Lego Plays Electronic Drums

The ability to quickly try out an idea, and then expand and develop it, is what rapid prototyping is all about. Although we tend to think of 3D printing when rapid prototyping is mentioned, [Brick Technology] reminds us of the power of Lego, as he rapidly builds and improves an electromechanical drum machine.

Using Lego Technic pieces, he starts with a simple music box-style drum with moveable pins that pluck on spring-loaded levers, which in turn hit piezoelectric discs. The electronics side is simple, with the discs wired to a Roland sound module from an existing electronic drum kit. With the ability to instantly adjust, add and remove pieces, he quickly finds and fixes the problem of getting eleven hammer mechanisms together and working smoothly.

To get around the limited pin space on the drum and increase the length and variation potential of the rhythms, [Brick Technology] moved to a belt design that can accommodate significantly more pins. He also added an electric motor and various gearbox ratios for consistent and adjustable tempo. Together with his water vortex ball machine, he makes us think our workshops probably need a few hundred Lego Technic pieces.

To add to the list of excuses to get more Lego, we’ve also seen the plastic blocks get used for everything from RC submarines to reaction wheels and even data storage.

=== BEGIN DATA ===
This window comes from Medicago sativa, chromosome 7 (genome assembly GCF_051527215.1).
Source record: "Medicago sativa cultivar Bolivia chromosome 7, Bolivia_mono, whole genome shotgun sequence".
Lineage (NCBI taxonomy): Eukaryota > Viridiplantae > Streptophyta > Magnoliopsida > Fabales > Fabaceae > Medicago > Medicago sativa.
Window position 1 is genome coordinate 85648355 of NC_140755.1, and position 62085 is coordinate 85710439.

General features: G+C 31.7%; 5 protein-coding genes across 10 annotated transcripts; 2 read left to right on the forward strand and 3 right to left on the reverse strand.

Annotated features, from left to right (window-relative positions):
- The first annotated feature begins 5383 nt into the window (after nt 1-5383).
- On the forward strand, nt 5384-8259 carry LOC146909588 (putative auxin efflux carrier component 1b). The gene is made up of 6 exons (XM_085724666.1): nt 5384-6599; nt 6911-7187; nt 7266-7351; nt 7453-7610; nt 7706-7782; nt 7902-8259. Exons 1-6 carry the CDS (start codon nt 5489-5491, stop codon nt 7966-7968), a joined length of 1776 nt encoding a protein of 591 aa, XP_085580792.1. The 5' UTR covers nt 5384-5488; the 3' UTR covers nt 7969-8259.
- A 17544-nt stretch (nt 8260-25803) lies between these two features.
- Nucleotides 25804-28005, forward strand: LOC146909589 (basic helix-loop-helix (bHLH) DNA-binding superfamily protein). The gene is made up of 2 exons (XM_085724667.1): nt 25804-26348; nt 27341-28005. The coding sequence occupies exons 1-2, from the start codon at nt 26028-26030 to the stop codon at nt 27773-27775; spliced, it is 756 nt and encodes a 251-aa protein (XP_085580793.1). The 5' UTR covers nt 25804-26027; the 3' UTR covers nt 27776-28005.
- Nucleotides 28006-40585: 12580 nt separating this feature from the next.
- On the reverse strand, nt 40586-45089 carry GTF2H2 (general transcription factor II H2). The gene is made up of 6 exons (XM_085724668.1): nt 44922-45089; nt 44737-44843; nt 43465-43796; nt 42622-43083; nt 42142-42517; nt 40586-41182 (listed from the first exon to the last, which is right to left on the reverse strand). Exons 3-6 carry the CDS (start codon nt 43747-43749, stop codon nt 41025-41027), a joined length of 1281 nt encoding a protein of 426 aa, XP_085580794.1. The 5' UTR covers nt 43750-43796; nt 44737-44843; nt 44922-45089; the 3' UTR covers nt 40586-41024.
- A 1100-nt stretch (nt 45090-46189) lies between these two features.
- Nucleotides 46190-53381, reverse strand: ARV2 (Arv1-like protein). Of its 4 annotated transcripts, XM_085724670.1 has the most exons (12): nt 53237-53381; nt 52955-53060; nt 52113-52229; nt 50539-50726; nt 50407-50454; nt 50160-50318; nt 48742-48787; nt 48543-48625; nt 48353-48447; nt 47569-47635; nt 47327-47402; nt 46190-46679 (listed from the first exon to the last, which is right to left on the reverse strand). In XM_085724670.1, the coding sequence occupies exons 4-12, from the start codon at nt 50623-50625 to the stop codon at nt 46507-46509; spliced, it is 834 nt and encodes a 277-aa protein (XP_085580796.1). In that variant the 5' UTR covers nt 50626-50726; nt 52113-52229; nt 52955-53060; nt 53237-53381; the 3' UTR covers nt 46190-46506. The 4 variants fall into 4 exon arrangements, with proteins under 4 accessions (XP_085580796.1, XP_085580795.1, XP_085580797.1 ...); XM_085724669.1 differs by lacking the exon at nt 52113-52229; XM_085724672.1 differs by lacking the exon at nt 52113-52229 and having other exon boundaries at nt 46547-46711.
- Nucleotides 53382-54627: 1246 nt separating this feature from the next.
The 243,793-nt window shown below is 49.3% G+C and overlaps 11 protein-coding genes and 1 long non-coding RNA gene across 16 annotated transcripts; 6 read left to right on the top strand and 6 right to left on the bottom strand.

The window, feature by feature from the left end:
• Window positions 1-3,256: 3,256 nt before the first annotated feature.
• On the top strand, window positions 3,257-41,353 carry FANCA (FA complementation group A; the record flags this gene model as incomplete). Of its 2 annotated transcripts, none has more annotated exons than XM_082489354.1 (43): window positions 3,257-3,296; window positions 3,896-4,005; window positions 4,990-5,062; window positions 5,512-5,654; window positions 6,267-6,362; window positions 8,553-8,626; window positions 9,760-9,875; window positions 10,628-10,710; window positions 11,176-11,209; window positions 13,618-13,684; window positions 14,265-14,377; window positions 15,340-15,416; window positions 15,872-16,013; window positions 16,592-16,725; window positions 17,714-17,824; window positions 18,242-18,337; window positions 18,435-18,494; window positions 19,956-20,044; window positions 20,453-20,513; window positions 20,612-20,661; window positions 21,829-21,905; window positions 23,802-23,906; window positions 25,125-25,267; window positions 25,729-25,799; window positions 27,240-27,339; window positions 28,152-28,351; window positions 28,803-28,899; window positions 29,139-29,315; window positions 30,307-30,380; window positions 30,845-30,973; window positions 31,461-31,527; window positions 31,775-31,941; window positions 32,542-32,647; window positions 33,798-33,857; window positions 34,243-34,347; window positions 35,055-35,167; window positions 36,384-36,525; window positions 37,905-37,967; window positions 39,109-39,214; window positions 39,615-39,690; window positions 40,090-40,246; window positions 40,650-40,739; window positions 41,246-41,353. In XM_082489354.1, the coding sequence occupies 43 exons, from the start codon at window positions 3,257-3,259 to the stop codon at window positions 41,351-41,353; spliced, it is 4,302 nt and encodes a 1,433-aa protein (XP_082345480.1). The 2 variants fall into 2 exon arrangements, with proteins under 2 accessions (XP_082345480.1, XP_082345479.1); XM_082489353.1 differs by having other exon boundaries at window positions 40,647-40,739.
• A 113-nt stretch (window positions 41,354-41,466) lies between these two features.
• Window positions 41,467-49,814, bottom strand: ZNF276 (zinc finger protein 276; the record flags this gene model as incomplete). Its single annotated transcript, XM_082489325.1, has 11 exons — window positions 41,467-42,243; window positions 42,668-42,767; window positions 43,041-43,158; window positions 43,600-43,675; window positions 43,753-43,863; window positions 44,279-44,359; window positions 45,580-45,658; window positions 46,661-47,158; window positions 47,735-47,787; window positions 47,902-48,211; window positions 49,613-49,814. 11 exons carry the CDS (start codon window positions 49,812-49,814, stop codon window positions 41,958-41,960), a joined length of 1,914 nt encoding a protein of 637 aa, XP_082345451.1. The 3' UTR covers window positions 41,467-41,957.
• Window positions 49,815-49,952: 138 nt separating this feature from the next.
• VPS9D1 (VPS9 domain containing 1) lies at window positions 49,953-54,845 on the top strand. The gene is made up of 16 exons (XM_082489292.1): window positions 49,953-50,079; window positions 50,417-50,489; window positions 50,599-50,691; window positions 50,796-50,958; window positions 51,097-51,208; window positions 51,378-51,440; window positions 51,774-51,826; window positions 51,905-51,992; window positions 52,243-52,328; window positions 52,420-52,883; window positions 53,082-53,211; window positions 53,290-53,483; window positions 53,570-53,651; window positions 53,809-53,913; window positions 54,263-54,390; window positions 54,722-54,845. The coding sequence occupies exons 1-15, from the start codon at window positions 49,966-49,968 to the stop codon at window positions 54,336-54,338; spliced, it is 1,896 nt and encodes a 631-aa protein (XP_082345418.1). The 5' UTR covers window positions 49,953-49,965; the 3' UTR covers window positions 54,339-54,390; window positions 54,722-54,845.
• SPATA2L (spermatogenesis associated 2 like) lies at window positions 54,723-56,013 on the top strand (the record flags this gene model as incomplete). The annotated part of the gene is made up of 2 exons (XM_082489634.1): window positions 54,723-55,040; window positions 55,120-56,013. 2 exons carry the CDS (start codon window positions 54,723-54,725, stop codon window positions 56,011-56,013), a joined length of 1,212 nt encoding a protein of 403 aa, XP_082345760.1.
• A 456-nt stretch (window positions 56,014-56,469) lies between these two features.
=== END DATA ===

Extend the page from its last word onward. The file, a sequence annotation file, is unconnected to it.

15 thoughts on “Lego Plays Electronic Drums

    1. You may be interested in the LEGO Educational sets. For instance the #45400 BricQ Motion Prime Set, #9607-1 Technology Activity Set, or the older MindStorms Educational set, to name some.
      Also the LEGO Chain Reactions STEM kit by Klutz. I have this one and the earlier MindStorms EV3 Educational kit, both were fun but I was loathe to disperse the Educational Kit parts with my other Technic parts.

  1. I love LEGO and I love this kind of kinetic project. Well done.

    Not a criticism… but an honest question: Judging by what even small kits of plain LEGO blocks cost, what does it cost to build complicated mechanisms like this one?

    How affordable is experimentation like this? Or…Is this simply a case where sufficient Youtube views can fund thousands of dollars worth of LEGO?

      1. This. Exactly this. As an AFOL myself (GBC builds) Bricklink is the place to go. I’m also a member of a LEGO club that does bulk purchases, an am fortunate to have a LEGO reseller in my city (run by club members).
        So there are ways to build your LEGO collection without having to resort to buying kits at premium prices.

    1. Well, for a while it was an average of 10 cents per piece, but, inflation means that’s probably gone up (also, the larger pieces cost a lot more than the small ones like single dots). I’d expect most of their cost on this build was the huge chain for the song data, if you did just the round circle one, it might be less than $40 (excluding the electronics).

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